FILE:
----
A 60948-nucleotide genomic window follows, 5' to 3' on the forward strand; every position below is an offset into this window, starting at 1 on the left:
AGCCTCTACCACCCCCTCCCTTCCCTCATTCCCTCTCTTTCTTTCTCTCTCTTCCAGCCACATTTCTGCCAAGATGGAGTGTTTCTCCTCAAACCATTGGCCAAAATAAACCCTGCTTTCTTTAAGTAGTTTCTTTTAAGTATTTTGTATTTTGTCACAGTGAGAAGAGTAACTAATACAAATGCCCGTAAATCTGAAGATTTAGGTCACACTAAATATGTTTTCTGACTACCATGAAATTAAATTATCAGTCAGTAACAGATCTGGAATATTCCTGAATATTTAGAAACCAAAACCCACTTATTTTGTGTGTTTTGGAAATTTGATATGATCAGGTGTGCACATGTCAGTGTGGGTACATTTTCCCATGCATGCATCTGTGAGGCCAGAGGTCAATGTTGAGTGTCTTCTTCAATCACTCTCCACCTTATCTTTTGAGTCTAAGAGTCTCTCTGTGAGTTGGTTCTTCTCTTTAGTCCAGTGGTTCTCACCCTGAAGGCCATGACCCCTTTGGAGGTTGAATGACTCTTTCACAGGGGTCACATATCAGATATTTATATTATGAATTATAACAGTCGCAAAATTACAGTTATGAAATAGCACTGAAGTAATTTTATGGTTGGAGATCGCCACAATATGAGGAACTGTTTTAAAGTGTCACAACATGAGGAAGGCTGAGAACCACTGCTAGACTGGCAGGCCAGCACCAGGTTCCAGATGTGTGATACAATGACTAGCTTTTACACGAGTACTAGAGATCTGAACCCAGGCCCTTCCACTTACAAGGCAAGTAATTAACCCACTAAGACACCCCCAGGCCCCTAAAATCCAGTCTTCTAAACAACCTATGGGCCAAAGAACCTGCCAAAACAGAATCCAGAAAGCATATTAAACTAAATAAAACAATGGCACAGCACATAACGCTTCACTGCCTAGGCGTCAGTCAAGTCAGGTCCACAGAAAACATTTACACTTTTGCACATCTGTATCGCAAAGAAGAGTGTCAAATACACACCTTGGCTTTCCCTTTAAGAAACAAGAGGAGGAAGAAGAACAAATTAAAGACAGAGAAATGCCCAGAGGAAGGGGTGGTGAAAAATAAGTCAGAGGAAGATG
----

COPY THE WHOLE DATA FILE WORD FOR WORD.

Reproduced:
A 60948-nucleotide genomic window follows, 5' to 3' on the forward strand; every position below is an offset into this window, starting at 1 on the left:
AGCCTCTACCACCCCCTCCCTTCCCTCATTCCCTCTCTTTCTTTCTCTCTCTTCCAGCCACATTTCTGCCAAGATGGAGTGTTTCTCCTCAAACCATTGGCCAAAATAAACCCTGCTTTCTTTAAGTAGTTTCTTTTAAGTATTTTGTATTTTGTCACAGTGAGAAGAGTAACTAATACAAATGCCCGTAAATCTGAAGATTTAGGTCACACTAAATATGTTTTCTGACTACCATGAAATTAAATTATCAGTCAGTAACAGATCTGGAATATTCCTGAATATTTAGAAACCAAAACCCACTTATTTTGTGTGTTTTGGAAATTTGATATGATCAGGTGTGCACATGTCAGTGTGGGTACATTTTCCCATGCATGCATCTGTGAGGCCAGAGGTCAATGTTGAGTGTCTTCTTCAATCACTCTCCACCTTATCTTTTGAGTCTAAGAGTCTCTCTGTGAGTTGGTTCTTCTCTTTAGTCCAGTGGTTCTCACCCTGAAGGCCATGACCCCTTTGGAGGTTGAATGACTCTTTCACAGGGGTCACATATCAGATATTTATATTATGAATTATAACAGTCGCAAAATTACAGTTATGAAATAGCACTGAAGTAATTTTATGGTTGGAGATCGCCACAATATGAGGAACTGTTTTAAAGTGTCACAACATGAGGAAGGCTGAGAACCACTGCTAGACTGGCAGGCCAGCACCAGGTTCCAGATGTGTGATACAATGACTAGCTTTTACACGAGTACTAGAGATCTGAACCCAGGCCCTTCCACTTACAAGGCAAGTAATTAACCCACTAAGACACCCCCAGGCCCCTAAAATCCAGTCTTCTAAACAACCTATGGGCCAAAGAACCTGCCAAAACAGAATCCAGAAAGCATATTAAACTAAATAAAACAATGGCACAGCACATAACGCTTCACTGCCTAGGCGTCAGTCAAGTCAGGTCCACAGAAAACATTTACACTTTTGCACATCTGTATCGCAAAGAAGAGTGTCAAATACACACCTTGGCTTTCCCTTTAAGAAACAAGAGGAGGAAGAAGAACAAATTAAAGACAGAGAAATGCCCAGAGGAAGGGGTGGTGAAAAATAAGTCAGAGGAAGATG